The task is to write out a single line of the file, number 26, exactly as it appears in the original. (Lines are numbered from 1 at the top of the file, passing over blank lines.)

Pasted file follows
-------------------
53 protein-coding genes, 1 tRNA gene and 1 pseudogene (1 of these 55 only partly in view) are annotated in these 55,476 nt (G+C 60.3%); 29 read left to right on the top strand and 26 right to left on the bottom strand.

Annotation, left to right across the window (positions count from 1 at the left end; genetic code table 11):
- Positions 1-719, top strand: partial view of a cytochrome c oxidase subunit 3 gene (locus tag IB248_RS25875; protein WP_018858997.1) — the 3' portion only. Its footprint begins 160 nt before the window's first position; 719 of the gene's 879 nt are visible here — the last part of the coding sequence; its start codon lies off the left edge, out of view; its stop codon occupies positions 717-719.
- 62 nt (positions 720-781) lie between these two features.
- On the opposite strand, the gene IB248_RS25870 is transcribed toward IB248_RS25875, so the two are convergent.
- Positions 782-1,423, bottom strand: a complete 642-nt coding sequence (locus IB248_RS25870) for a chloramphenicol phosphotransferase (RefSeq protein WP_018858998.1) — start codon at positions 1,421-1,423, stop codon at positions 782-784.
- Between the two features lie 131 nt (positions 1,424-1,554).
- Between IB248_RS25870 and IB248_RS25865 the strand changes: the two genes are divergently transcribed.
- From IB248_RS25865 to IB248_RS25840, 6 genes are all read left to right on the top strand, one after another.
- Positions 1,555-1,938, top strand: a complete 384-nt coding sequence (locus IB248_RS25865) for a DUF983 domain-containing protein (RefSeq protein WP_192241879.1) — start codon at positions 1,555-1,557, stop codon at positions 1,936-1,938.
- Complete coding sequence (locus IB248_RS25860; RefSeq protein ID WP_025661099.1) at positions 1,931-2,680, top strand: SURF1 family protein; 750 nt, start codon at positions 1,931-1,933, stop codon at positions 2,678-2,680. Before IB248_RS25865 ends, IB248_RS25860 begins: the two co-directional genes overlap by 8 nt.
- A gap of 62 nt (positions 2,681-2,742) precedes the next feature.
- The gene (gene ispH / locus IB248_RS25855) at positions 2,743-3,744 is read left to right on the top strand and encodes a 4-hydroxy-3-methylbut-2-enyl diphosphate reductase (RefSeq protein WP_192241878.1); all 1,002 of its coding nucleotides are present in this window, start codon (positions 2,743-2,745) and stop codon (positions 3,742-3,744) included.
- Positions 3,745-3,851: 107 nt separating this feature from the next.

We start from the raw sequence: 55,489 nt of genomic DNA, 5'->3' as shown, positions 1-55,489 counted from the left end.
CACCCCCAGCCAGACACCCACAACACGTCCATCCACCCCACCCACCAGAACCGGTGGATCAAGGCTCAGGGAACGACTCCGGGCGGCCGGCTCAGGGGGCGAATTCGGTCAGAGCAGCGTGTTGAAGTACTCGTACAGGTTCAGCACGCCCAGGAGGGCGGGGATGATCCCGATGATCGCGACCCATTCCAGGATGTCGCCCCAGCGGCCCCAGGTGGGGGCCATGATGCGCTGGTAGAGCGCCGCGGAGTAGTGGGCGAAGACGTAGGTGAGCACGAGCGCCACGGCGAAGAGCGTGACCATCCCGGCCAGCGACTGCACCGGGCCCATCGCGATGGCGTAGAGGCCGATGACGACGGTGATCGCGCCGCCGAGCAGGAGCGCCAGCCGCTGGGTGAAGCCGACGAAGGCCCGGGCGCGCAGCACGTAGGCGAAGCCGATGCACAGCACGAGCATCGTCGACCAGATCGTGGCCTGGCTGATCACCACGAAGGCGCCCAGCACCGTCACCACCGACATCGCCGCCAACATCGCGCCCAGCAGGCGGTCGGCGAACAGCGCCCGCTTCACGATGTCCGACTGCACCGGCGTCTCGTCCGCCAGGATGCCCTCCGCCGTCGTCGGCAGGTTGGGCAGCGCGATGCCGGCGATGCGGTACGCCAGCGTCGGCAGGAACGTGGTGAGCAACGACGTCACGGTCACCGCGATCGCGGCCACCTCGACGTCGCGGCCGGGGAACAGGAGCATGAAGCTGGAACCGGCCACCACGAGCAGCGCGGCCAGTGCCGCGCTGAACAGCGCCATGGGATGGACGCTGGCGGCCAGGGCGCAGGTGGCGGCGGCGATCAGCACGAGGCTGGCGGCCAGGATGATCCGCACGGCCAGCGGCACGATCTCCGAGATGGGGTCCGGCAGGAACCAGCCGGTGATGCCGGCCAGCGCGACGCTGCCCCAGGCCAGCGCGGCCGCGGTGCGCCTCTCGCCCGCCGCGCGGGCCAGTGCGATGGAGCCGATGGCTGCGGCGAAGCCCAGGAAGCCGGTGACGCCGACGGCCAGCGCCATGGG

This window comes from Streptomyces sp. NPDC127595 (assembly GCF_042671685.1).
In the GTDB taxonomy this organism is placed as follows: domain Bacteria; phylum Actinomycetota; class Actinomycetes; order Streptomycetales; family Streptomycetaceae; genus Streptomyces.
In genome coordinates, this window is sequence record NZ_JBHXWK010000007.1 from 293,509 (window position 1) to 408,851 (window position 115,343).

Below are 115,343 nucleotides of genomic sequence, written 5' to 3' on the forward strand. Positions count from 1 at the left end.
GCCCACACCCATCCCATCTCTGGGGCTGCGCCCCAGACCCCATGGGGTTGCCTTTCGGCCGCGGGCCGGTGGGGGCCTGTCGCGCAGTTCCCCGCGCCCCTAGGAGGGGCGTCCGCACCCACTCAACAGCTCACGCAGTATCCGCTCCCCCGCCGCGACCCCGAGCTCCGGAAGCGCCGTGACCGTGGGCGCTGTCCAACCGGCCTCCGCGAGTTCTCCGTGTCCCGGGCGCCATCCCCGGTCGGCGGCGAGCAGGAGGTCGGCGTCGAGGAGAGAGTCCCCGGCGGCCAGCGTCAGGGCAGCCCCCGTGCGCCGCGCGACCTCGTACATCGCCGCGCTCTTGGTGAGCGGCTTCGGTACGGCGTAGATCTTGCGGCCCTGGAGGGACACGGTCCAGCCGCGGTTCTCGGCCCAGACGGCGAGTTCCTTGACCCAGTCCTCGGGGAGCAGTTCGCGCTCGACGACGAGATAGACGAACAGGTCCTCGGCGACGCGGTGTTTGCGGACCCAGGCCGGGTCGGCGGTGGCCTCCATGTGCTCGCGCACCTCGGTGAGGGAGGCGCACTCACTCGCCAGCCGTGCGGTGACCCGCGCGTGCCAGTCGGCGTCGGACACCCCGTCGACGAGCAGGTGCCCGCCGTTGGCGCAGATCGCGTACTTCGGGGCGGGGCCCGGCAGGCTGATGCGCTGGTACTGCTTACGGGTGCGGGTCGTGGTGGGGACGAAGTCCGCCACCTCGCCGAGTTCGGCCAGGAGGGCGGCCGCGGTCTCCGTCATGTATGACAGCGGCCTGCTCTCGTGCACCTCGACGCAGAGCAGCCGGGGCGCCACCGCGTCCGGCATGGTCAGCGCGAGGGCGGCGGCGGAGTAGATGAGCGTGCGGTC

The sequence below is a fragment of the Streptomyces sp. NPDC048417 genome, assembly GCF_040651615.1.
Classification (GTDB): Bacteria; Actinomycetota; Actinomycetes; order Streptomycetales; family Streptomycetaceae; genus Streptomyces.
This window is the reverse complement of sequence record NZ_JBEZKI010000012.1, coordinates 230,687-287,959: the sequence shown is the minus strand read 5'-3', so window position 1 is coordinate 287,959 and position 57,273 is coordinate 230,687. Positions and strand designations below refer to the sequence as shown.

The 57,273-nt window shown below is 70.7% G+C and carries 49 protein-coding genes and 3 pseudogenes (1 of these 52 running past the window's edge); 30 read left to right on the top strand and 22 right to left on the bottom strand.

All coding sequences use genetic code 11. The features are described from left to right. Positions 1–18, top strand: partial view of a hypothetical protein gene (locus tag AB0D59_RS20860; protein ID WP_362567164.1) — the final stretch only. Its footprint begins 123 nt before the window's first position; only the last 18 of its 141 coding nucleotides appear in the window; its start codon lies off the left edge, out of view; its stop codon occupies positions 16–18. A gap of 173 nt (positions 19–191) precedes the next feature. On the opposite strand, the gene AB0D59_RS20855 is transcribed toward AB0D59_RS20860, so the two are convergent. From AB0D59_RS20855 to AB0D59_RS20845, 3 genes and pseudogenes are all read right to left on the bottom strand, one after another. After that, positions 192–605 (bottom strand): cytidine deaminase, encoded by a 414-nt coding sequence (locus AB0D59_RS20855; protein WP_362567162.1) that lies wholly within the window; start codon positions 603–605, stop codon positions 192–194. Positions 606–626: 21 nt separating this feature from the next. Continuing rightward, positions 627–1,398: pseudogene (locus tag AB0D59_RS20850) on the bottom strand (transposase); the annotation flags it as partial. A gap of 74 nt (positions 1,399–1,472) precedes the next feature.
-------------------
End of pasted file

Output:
All coding sequences use genetic code 11. The features are described from left to right. Positions 1–18, top strand: partial view of a hypothetical protein gene (locus tag AB0D59_RS20860; protein ID WP_362567164.1) — the final stretch only. Its footprint begins 123 nt before the window's first position; only the last 18 of its 141 coding nucleotides appear in the window; its start codon lies off the left edge, out of view; its stop codon occupies positions 16–18. A gap of 173 nt (positions 19–191) precedes the next feature. On the opposite strand, the gene AB0D59_RS20855 is transcribed toward AB0D59_RS20860, so the two are convergent. From AB0D59_RS20855 to AB0D59_RS20845, 3 genes and pseudogenes are all read right to left on the bottom strand, one after another. After that, positions 192–605 (bottom strand): cytidine deaminase, encoded by a 414-nt coding sequence (locus AB0D59_RS20855; protein WP_362567162.1) that lies wholly within the window; start codon positions 603–605, stop codon positions 192–194. Positions 606–626: 21 nt separating this feature from the next. Continuing rightward, positions 627–1,398: pseudogene (locus tag AB0D59_RS20850) on the bottom strand (transposase); the annotation flags it as partial. A gap of 74 nt (positions 1,399–1,472) precedes the next feature.